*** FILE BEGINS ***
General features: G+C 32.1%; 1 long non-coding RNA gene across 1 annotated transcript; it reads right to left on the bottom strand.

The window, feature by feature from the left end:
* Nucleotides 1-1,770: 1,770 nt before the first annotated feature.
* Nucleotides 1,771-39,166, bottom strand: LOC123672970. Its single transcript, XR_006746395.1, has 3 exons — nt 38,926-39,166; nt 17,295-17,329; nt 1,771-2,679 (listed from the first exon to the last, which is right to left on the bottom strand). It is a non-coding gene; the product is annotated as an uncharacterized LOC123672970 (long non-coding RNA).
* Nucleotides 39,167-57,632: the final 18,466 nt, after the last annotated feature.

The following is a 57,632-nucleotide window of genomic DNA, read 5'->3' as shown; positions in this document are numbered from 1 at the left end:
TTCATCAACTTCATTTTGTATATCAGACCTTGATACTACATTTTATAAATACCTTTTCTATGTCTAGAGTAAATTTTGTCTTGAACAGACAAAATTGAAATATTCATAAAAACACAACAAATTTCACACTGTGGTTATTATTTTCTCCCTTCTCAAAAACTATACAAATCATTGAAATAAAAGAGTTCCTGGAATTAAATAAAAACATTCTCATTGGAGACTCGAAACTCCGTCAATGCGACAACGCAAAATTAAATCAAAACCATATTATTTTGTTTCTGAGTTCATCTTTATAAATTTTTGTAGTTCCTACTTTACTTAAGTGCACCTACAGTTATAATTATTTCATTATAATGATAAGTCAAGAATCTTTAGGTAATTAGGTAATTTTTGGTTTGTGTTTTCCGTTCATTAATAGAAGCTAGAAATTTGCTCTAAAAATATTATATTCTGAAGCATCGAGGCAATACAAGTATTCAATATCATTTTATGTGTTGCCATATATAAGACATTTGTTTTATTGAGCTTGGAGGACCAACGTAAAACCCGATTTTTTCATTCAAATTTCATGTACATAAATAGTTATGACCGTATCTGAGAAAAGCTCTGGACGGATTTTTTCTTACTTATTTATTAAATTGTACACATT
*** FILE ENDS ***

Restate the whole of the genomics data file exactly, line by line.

General features: G+C 32.1%; 1 long non-coding RNA gene across 1 annotated transcript; it reads right to left on the bottom strand.

The window, feature by feature from the left end:
* Nucleotides 1-1,770: 1,770 nt before the first annotated feature.
* Nucleotides 1,771-39,166, bottom strand: LOC123672970. Its single transcript, XR_006746395.1, has 3 exons — nt 38,926-39,166; nt 17,295-17,329; nt 1,771-2,679 (listed from the first exon to the last, which is right to left on the bottom strand). It is a non-coding gene; the product is annotated as an uncharacterized LOC123672970 (long non-coding RNA).
* Nucleotides 39,167-57,632: the final 18,466 nt, after the last annotated feature.

The following is a 57,632-nucleotide window of genomic DNA, read 5'->3' as shown; positions in this document are numbered from 1 at the left end:
TTCATCAACTTCATTTTGTATATCAGACCTTGATACTACATTTTATAAATACCTTTTCTATGTCTAGAGTAAATTTTGTCTTGAACAGACAAAATTGAAATATTCATAAAAACACAACAAATTTCACACTGTGGTTATTATTTTCTCCCTTCTCAAAAACTATACAAATCATTGAAATAAAAGAGTTCCTGGAATTAAATAAAAACATTCTCATTGGAGACTCGAAACTCCGTCAATGCGACAACGCAAAATTAAATCAAAACCATATTATTTTGTTTCTGAGTTCATCTTTATAAATTTTTGTAGTTCCTACTTTACTTAAGTGCACCTACAGTTATAATTATTTCATTATAATGATAAGTCAAGAATCTTTAGGTAATTAGGTAATTTTTGGTTTGTGTTTTCCGTTCATTAATAGAAGCTAGAAATTTGCTCTAAAAATATTATATTCTGAAGCATCGAGGCAATACAAGTATTCAATATCATTTTATGTGTTGCCATATATAAGACATTTGTTTTATTGAGCTTGGAGGACCAACGTAAAACCCGATTTTTTCATTCAAATTTCATGTACATAAATAGTTATGACCGTATCTGAGAAAAGCTCTGGACGGATTTTTTCTTACTTATTTATTAAATTGTACACATT